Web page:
Review: Vestalife Ladybug & Element Skateboards Limited Edition Ladybug
Pros: A beautifully designed, fun little all-in-one speaker system based on the body of a ladybug, with spread-open front speakers and a rear-firing subwoofer. Available in multiple colors, each with a metallic soft-touch finish and chrome accents, power supply, remote control, carrying bag, and ability to run off of AA battery power. Unusually warm, bass-rich sound for its price.
Cons: Bass distortion is present at higher volumes, with some unnecessary clipping; system’s sound is pleasant but mid- and low-frequency balanced. Uses Apple chip to unlock video-out on 2007 iPods, but doesn’t include video cable, and system pauses briefly on initial iPod sync, precluding volume controls.
Once hundreds of iPod speakers began to flood the market, we identified several factors that distinguished standouts from the rest of the pack: sound quality, design, pricing, and pack-ins are some of the key reasons to prefer one company’s product over another’s. Vestalife’s Ladybugs ($110) and Limited Edition Ladybugs ($125) are the extremely rare “more than the sum of their parts” iPod speakers that stand out so much on design, pricing, and pack-ins that they surpass the good but not mindblowing performance of the speakers inside. Ideal for younger users, and still very good for older ones, the Ladybug is an all-in-one speaker dock that gets almost everything right—just like the best JBL speakers we’ve previously tested. We’ve waited until now, when the just-released production version could be tested with its final sound curves, to rate the product.
On paper, Ladybug looks like the ultimate iPod speaker dock for kids. Start with the design, which uses several smart touches to strike a perfect halfway point between “fun” and “sophisticated.” It’s a five-inch globe housing three speakers—two full-range, front-firing drivers and a rear-firing subwoofer—that expands to become up to 13 inches long. The “Ladybug” name comes from the fact that the front speakers unfold like ladybug wings to reveal an iPod dock and volume lights, which sit immediately above a light-ringed power button and matching volume controls.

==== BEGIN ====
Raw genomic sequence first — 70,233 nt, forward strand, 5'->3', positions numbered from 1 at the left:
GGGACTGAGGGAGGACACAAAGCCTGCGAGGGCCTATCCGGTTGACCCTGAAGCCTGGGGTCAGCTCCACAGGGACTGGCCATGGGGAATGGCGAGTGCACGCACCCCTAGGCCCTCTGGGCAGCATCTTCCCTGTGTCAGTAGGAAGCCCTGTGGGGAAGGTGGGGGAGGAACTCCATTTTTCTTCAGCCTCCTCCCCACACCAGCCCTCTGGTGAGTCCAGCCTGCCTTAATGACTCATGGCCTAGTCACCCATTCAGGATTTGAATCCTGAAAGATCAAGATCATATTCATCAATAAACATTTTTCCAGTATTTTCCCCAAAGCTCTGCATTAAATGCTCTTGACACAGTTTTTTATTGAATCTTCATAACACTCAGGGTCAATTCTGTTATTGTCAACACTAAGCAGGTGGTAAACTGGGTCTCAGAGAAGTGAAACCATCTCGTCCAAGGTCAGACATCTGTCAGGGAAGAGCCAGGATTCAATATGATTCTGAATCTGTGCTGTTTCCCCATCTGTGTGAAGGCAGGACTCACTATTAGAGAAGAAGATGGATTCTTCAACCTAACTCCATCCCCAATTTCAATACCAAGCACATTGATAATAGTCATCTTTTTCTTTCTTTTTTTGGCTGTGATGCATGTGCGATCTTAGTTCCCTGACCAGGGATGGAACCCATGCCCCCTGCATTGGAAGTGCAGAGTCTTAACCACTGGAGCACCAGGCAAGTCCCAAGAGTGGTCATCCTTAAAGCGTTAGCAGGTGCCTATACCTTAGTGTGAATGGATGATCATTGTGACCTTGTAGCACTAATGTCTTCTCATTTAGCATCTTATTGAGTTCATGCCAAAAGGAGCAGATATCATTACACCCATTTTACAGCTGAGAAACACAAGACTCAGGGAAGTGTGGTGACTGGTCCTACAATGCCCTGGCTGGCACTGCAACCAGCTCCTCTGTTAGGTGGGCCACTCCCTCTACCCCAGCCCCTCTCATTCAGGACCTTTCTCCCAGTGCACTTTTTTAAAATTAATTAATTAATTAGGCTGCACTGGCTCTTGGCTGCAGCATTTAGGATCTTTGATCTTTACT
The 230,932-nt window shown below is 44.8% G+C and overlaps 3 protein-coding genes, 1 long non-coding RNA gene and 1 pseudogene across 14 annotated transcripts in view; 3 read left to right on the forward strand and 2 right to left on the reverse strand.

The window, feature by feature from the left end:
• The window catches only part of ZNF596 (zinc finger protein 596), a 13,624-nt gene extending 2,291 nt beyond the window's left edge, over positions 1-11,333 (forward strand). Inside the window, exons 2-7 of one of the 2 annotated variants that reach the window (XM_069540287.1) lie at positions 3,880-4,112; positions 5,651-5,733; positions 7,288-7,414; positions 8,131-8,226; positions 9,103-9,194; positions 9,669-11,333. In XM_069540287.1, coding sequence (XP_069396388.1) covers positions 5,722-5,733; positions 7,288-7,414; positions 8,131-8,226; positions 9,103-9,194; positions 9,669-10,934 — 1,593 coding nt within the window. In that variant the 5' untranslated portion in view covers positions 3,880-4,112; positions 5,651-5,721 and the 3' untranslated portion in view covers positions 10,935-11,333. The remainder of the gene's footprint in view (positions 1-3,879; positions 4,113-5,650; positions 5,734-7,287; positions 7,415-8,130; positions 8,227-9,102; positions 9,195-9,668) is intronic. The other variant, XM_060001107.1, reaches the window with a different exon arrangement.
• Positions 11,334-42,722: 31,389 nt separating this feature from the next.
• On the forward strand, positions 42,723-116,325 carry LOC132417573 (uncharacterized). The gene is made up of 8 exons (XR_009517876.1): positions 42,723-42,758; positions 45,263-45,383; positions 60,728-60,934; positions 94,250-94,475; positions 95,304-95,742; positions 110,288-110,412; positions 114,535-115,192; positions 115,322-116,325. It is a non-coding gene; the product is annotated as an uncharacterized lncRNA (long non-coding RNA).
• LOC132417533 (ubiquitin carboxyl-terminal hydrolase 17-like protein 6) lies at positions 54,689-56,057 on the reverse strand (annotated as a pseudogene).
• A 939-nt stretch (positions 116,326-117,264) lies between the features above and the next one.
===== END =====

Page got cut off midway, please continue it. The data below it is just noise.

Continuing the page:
Vestalife picked great materials for the Ladybug, using soft touch paint in a number of metallic colors, such that the standard version comes in silver or red, and the Limited Edition versions come in black or light blue, featuring interior boy- or girl-friendly art from Element Skateboards; other partnerships for themed Ladybugs are planned as well. Metal speaker grilles and judicious chrome accents made each Ladybug look classy and resilient, while the soft touch coating guarantees that the unit will look good and feel even better in your hands. This is, without question, one of the best iPod speaker designs we have seen in the past six years.
Then there are the pack-ins. White with all versions save for the black Ladybug, an included Infrared remote control enables you to access standard volume, track, and play/pause controls, as well as system power, shuffle, and repeat functions; Vestalife also includes simple iPod menu navigation buttons, which work with Click Wheel and touchscreen iPods alike. The package also includes a soft carrying bag, a power supply, an auxiliary audio cable, and five Dock Adapters for various types of iPods. Why the carrying bag? You can pop open Ladybug’s bottom and insert four self-supplied AA batteries for power on the go.